The Israeli government has announced that there is a “high probability” that an unnamed country—widely reported to be Uganda—has now agreed to take the African invaders in the Jewish state following Benjamin Netanyahu’s flip-flop policy announcements on the issue.
African invaders leave the Saharonim Prison in southern Israel on April 4, 2018, after Rwanda backed out of an agreement to take them in.
According to a report in the Jerusalem-based Times of Israel, a document submitted to the Israeli High Court of Justice by the state requested permission to extend the detention of 212 Sudanese and Eritrean invaders in a holding facility in southern Israel until a final deportation deal was reached.
After dispatching a special envoy on Wednesday for negotiations with the unnamed country, the state argued the talks were encouraging, but said more time was needed to clinch a final agreement.
The attorney general has been updated on the “high probability” of an imminent deal, it said.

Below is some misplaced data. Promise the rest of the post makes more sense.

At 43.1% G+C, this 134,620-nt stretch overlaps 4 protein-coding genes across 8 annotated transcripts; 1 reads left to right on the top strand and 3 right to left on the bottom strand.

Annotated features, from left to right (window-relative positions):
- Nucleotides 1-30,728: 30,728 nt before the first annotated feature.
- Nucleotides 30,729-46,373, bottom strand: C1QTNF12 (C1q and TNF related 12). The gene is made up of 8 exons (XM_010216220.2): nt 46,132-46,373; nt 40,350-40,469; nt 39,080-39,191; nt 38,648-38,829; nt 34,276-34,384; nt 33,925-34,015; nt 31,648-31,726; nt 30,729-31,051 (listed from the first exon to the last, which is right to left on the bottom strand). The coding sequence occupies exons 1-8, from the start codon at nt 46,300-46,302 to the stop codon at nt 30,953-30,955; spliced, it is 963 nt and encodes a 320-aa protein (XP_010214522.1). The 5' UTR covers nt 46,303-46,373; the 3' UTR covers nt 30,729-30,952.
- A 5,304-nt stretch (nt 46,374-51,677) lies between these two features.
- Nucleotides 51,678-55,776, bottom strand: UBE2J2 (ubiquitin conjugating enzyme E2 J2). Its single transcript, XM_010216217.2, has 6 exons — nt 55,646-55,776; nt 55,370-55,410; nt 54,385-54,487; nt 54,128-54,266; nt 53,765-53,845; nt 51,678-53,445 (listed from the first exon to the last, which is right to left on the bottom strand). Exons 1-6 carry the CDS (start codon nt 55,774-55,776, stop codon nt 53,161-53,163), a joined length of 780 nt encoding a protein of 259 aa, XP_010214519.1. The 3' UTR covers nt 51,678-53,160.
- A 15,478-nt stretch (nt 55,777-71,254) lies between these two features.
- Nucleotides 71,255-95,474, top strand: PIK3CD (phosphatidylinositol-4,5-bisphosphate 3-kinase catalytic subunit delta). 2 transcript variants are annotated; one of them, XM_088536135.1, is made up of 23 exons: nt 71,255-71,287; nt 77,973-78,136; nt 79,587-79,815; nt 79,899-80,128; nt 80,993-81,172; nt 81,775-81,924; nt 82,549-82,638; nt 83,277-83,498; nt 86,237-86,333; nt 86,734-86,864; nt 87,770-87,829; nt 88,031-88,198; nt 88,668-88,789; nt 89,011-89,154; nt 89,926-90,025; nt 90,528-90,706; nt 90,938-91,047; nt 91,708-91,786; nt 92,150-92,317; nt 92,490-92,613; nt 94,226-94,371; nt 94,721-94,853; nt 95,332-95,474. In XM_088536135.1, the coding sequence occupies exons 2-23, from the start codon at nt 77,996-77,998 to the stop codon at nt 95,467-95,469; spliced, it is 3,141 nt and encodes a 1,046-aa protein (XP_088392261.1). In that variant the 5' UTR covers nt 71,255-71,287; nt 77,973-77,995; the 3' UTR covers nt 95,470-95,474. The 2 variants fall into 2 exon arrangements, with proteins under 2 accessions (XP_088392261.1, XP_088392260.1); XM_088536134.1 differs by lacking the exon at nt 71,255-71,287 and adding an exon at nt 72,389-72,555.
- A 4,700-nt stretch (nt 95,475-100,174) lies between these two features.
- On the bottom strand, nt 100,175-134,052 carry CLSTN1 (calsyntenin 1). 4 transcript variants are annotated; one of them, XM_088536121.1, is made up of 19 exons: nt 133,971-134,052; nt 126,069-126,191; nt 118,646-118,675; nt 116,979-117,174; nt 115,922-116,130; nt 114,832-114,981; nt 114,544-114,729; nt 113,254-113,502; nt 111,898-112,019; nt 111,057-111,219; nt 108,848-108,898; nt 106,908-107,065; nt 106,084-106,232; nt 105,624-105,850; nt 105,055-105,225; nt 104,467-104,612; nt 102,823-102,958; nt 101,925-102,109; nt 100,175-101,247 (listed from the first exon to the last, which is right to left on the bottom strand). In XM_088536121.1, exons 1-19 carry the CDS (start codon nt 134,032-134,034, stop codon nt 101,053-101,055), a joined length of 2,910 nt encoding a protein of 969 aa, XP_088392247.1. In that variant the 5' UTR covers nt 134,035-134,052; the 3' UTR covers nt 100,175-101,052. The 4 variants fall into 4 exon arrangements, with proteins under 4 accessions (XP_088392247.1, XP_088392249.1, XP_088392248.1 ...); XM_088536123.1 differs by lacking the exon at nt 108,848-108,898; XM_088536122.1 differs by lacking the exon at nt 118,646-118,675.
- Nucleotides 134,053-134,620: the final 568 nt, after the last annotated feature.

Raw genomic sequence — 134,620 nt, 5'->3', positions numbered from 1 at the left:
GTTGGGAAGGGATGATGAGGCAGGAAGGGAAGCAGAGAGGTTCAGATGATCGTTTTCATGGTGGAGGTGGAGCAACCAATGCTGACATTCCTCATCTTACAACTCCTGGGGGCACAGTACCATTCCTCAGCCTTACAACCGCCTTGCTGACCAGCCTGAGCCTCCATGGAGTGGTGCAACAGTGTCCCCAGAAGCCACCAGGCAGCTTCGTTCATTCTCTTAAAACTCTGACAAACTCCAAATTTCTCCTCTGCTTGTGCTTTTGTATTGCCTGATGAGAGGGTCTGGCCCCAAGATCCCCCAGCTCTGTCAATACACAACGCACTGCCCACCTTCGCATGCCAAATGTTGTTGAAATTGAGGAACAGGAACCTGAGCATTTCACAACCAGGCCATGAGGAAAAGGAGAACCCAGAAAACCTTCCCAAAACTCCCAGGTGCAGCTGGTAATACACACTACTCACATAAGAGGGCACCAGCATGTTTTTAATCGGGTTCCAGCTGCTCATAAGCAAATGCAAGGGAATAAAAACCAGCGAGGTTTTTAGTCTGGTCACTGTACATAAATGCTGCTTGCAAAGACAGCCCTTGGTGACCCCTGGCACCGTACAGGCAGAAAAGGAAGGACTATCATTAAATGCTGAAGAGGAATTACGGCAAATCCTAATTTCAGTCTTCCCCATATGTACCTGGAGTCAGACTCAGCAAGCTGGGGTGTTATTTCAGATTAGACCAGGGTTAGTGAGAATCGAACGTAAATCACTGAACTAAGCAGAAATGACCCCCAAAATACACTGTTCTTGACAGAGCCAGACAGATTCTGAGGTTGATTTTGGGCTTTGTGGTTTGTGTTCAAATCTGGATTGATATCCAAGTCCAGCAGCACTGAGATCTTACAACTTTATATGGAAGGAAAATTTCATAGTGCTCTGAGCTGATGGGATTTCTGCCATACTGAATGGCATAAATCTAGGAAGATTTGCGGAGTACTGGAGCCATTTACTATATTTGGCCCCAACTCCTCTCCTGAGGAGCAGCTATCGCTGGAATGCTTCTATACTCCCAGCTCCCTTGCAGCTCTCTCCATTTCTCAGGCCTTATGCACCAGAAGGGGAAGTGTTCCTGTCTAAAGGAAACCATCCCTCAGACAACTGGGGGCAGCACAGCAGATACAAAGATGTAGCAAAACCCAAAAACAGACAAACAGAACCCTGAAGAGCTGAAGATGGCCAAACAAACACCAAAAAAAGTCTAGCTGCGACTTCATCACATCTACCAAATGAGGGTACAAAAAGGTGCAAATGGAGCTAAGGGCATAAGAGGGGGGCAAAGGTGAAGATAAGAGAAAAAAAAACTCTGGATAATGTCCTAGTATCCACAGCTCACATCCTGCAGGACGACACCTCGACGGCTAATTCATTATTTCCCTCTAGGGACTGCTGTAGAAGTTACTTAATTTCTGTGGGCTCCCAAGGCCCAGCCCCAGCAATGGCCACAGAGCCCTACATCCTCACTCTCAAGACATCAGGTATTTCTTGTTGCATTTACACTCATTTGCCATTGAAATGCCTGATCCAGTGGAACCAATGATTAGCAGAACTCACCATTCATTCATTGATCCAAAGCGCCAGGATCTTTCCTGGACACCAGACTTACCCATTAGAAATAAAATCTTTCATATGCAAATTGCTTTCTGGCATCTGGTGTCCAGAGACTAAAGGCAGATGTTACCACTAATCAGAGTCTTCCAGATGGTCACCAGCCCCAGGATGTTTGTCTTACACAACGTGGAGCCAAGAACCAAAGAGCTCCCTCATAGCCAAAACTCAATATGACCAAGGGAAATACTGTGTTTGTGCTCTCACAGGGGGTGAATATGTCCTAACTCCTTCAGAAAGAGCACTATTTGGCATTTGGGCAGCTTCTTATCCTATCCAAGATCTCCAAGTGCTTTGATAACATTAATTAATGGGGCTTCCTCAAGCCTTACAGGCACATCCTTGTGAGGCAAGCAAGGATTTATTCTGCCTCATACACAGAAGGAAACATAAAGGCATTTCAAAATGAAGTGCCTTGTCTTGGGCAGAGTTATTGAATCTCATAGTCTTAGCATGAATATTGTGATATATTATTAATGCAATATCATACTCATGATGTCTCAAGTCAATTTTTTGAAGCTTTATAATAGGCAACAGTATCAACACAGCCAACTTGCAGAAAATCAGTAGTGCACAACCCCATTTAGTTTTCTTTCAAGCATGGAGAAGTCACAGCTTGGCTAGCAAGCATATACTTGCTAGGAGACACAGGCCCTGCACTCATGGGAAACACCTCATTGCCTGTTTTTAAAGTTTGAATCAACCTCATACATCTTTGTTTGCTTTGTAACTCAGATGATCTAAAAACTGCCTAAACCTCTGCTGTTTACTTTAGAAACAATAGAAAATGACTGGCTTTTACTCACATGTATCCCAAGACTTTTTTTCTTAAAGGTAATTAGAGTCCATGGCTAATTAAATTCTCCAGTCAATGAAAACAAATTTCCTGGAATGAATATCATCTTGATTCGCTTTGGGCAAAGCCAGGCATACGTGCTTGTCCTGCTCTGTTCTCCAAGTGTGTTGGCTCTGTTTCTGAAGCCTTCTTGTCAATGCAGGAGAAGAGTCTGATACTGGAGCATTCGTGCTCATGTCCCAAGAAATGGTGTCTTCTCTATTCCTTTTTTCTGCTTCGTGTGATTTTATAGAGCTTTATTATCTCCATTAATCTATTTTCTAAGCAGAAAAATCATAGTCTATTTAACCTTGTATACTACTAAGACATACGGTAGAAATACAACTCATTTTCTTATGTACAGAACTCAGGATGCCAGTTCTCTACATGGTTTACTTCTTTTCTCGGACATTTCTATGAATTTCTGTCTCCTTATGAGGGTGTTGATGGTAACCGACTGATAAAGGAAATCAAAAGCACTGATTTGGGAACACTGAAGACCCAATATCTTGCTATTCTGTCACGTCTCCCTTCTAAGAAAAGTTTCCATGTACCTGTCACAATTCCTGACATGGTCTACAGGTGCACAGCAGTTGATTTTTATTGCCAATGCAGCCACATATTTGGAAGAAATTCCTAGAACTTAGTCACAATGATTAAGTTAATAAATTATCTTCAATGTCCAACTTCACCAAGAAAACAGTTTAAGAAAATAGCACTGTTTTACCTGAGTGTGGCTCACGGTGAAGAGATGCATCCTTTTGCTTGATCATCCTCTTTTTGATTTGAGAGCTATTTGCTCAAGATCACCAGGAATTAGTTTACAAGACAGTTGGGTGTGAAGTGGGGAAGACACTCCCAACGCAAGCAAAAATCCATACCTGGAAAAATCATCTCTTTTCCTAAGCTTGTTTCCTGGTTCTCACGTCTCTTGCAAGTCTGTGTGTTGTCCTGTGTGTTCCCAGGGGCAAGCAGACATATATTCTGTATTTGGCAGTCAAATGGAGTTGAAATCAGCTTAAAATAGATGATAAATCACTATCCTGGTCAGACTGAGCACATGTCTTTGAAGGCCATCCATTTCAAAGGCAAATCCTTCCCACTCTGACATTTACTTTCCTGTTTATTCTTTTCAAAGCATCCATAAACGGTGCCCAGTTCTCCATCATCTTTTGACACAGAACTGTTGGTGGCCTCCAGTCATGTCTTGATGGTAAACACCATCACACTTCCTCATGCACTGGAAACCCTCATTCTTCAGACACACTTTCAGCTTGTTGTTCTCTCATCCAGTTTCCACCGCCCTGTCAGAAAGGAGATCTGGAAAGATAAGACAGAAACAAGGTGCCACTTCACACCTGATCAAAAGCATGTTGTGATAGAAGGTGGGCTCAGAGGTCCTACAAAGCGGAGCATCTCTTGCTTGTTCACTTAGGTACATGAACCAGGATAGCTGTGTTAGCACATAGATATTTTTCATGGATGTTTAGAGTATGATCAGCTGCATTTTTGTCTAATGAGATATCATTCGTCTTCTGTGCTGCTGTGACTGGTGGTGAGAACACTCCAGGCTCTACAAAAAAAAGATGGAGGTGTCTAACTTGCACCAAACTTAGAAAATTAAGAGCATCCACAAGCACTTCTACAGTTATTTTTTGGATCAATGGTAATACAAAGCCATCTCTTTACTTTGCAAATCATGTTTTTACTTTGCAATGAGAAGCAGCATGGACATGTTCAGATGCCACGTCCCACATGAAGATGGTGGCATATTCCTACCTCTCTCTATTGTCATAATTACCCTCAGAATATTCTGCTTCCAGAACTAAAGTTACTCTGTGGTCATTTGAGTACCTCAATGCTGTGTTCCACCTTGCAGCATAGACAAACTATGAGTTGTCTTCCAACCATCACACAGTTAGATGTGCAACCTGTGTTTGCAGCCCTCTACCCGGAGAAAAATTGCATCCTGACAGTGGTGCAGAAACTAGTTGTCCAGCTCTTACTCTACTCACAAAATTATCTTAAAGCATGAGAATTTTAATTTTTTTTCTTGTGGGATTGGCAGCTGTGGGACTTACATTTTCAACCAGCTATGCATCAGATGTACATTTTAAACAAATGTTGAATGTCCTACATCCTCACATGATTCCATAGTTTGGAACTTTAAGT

The state’s assessment was laid out in a response to a High Court petition filed on behalf of a number of pro-invader activists who argued that the continued imprisonment of the asylum seekers was illegal.
On Wednesday, 58 Africans were freed from the Saharonim Prison after a controversial plan to deport them to Rwanda fell apart.
The state informed the court on Wednesday it will free the remaining Saharonim detainees if the agreement with the “second country” similarly collapses.
Although the state papers before the court did not say which country the “second” one was, it is widely reported that it will be Uganda.
However, that country’s Foreign Affairs Minister Henry Okello Oryem denied the existence of an agreement with Israel on the issue.
“We will insist that the airlines return them (the asylum seekers) to the country where they came from,” he said in a statement. “We do not have a contract, any understanding, formal or informal, with Israel for them to dump their refugees here.”